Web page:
In the 1950s and 1960s, oil was discovered, extracted, and refined in central Mongolia at Zuunbayan and Mongolians trained as petroleum engineers in the Soviet Union and Romania, only for the drilling to be suddenly stopped (Sanders 2017, 671), and these engineers apparently retrained (Purev and Purvee 2006, 15 and back cover). In the early 1990s, American petroleum geologists and engineers were quick to enter Mongolia. The New York Times reported that President George Bush was “intrigued” by President Ochirbat’s apparent invitation to drill at Zuunbayan in 1991, and suggested this may have influenced Mongolia’s being granted “most favored nation” trade status. Drilling by American-owned, British-listed company SOCO commenced at Tamsagbulag in the Matad soum, Dornod province in the 1990s (Sanders 2017, 671) but the site was sold to a PetroChina subsidiary in 2009, and tensions have since arose around the issue of the company’s Chinese ownership (Nielsen and Pedersen 2015, Pedersen and Bunkenborg 2012, Pedersen and Nielsen 2013). Recently there have been renewed concerns from Mongolians on the predominance of Chinese rather than Mongolian professionals among employees.

Reports of negotiations to construct a refinery with Japanese, and then Indian, “partners” near Darkhan have surfaced regularly in past years. Funding and expertise for a refinery are the most tangible result of Modi’s widely covered diplomacy vis-à-vis Mongolia and China circa 2015. In June, Mongolian news outlets reported that ground had been broken for a refinery at Altanshiree near Sainshand; just yesterday it was announced through state press agency Montsame that the refinery is thirty percent complete and Mongolian-Russian joint stock company Ulaanbaatar Railways is involved in construction (the photo, however, leaves room for skepticism about the progress of the project).

During fieldwork in Mongolia, I have found that the price of gasoline is a regular cause for comment on the ability and legitimacy of the current government, and taxi drivers bringing me to the center of Ulaanbaatar from the airport will often comment on the price of gasoline (and red meat) as soon as it has been established I am a Mongolian-speaker who has been away for some time. In the past two years, Battulga’s government, and particularly fellow wrestler-politician D. Sumiyabazar, Minister of Mining and Heavy Industry, has emphasized that oil and gas extraction would be pursued with renewed vigor (as I discussed in a previous post, at Davos, where he named Kazakhstan and Norway as nations to emulate), and the drilling by Petro Matad and (reported) construction of the Altanshiree refinery seems to be being framed at least as delivering on that promise.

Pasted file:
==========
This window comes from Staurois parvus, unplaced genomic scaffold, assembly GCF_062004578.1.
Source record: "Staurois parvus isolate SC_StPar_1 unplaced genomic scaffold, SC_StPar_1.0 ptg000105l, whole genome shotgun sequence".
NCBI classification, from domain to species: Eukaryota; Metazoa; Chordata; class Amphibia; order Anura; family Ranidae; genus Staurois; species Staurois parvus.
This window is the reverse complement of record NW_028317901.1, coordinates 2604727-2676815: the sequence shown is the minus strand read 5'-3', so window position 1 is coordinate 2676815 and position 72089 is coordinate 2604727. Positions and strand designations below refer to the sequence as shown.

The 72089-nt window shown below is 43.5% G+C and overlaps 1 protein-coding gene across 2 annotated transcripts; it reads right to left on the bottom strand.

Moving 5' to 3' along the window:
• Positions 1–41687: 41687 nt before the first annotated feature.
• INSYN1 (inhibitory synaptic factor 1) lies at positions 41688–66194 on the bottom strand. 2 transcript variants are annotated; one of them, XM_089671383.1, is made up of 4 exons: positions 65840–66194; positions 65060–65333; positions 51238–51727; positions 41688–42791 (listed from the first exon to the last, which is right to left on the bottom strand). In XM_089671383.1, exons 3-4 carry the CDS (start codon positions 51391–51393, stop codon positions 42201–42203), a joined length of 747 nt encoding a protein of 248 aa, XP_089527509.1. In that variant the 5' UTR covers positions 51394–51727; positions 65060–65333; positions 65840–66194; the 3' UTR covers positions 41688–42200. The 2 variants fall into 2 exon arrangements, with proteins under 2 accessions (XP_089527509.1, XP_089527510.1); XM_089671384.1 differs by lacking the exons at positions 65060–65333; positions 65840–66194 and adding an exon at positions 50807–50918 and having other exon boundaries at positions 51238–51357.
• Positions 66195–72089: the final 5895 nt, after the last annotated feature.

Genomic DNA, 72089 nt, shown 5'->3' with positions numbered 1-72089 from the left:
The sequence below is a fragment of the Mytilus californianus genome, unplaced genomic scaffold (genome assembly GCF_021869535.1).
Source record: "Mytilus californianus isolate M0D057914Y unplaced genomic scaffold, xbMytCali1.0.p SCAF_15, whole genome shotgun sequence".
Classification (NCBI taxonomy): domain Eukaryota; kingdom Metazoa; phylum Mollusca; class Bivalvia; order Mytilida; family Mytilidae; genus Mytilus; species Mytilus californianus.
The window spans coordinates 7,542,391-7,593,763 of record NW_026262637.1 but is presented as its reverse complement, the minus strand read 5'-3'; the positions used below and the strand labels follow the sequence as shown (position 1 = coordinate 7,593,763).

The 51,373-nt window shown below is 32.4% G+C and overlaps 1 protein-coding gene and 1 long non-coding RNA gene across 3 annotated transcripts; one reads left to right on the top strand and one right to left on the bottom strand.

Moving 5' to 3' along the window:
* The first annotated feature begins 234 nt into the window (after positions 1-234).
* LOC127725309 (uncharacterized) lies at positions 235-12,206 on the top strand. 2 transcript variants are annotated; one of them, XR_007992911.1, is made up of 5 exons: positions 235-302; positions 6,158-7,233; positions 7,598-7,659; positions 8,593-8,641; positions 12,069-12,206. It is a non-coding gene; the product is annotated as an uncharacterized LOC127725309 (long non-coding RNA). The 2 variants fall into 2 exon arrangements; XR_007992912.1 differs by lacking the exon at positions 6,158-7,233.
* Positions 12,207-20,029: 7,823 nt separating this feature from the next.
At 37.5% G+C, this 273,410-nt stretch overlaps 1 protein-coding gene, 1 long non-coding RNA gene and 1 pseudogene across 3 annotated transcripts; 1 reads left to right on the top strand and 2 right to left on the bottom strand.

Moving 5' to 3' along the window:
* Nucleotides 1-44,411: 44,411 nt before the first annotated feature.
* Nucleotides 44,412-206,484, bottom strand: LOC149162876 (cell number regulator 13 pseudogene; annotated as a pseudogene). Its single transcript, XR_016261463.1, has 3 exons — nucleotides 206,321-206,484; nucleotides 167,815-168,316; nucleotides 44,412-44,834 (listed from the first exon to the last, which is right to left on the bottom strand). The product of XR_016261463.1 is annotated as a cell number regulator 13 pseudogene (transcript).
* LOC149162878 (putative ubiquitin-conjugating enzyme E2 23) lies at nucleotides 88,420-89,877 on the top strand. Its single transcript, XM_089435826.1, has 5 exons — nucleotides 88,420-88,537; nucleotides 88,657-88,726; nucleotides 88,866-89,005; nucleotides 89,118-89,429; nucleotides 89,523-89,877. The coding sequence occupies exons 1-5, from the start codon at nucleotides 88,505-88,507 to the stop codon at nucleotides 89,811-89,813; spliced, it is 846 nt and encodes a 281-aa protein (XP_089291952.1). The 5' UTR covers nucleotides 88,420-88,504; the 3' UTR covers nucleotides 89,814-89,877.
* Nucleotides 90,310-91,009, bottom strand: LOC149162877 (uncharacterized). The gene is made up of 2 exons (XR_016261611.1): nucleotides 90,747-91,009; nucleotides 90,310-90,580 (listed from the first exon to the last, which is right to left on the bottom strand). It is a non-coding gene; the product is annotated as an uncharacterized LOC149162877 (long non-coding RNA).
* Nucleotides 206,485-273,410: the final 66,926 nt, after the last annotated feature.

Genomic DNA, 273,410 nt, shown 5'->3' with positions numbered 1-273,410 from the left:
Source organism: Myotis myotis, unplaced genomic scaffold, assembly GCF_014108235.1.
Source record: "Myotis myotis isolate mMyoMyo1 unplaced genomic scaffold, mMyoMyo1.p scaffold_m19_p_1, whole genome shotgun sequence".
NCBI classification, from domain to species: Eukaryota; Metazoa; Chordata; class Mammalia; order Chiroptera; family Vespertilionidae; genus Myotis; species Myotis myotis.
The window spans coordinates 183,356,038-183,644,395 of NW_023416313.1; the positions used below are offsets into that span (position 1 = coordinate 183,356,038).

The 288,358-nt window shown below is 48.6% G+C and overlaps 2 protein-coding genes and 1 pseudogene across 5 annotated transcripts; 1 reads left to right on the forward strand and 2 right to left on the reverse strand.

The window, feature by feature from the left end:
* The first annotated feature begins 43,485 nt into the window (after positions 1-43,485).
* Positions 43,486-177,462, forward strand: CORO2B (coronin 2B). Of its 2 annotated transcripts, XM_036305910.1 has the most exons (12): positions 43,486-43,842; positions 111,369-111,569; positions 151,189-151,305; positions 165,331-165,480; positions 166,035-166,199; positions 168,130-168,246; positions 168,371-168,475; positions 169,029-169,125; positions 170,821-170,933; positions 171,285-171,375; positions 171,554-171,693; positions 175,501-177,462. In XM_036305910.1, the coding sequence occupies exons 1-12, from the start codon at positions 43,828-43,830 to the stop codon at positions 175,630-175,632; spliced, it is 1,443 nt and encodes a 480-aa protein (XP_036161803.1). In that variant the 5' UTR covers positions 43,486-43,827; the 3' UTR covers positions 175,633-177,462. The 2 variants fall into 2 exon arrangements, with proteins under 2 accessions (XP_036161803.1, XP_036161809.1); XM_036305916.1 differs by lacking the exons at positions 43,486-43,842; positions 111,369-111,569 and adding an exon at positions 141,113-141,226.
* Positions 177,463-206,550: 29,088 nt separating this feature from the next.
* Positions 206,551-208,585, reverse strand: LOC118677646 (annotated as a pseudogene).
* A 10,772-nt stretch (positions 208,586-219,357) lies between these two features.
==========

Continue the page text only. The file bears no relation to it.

Several features of Petro Matad bear further comment as they reveal a status quo regarding Mongolian state-corporate relationships and their international character. Mongolia currently imports around ninety-five percent of its petroleum products from Russia, via rail and truck; discussions about pipelines have repeatedly stalled (Sanders 2017, 673-674). Across Mongolian society, national “energy independence” (guaranteed by relations with third neighbors) is regarded as a worthy goal. How this independence is managed, however, is a point of potential controversy. During my fieldwork in 2010-2012, I was also told that the import of Russian petroleum products is conducted through Petrovis – the same company that is now a part owner of Petro Matad, and evidently transforming itself into another example of the familiar Mongolian multi-sector, partly internationally-owned company, with subsidiaries in construction as well as oil, natural gas, and coal extraction, processing, and energy distribution.

While associated with American and British third neighbors through part-ownership and listing on the London stock exchange, no doubt a huge point in its favor as far as establishing its legitimacy as manager of Mongolian energy, Petrovis is also of note because of the role of family members of the former General Director of Erdenet, Sh. Otgonbileg. His son, O. Sodbileg, currently member of parliament for Orkhon aimag (comprised of Erdenet city and a single neighboring soum, the fomer negdel collective established to supply food for Erdenet) was formerly deputy director of Petrovis (Sanders 2010, 803), and the family connections with Petrovis were emphasized to me by Erdenet Mining Corporation employees during the 2012 parliamentary elections. For voters then, at stake was Sodbileg’s connection with the Erdenet – if this connection to the community were strong enough, Sodbileg’s connections with Petrovis would be a plus, but if not, these could be a drain on the community.

To summarize, the distribution of petroleum products in Mongolia has already revealed concentrations of power through exclusive control over resources, but may prove an interesting area in which to observe how this is held to be legitimate management informed by expertise from the “developed” third neighbors versus stealing from the Mongolian nation by extracting and exporting without obtaining a “fair world market price” through collusion with Mongolia’s neighbors by Mongolians less fully bound to the state based in Ulaanbaatar, as has long been key to controversy about Erdenet.

References

Nielsen, Morten and Morten Axel Pedersen. 2015. “Infrastructural Imaginaries : Collapsed Futures in Mozambique and Mongolia.” Reflections on imagination: human capacity and ethnographic method. Ed. Mark Harris and Nigel Rapport. London: Ashgate. p. 237-262.

Pedersen, Morten Axel and Mikkel Bunkenborg. 2012. “Roads that Separate: Sino-Mongolian Relations in the Inner Asian Desert.” Mobilities 7. https://doi.org/10.1080/17450101.2012.718938

Pedersen, Morten Axel and Morten Nielsen. 2013. “Trans-temporal Hinges: Reflections on an Ethnographic Study of Chinese Infrastructural Projects in Mozambique and Mongolia.” Social Analysis 57, 1: 122-142. https://doi.org/10.3167/sa.2013.570109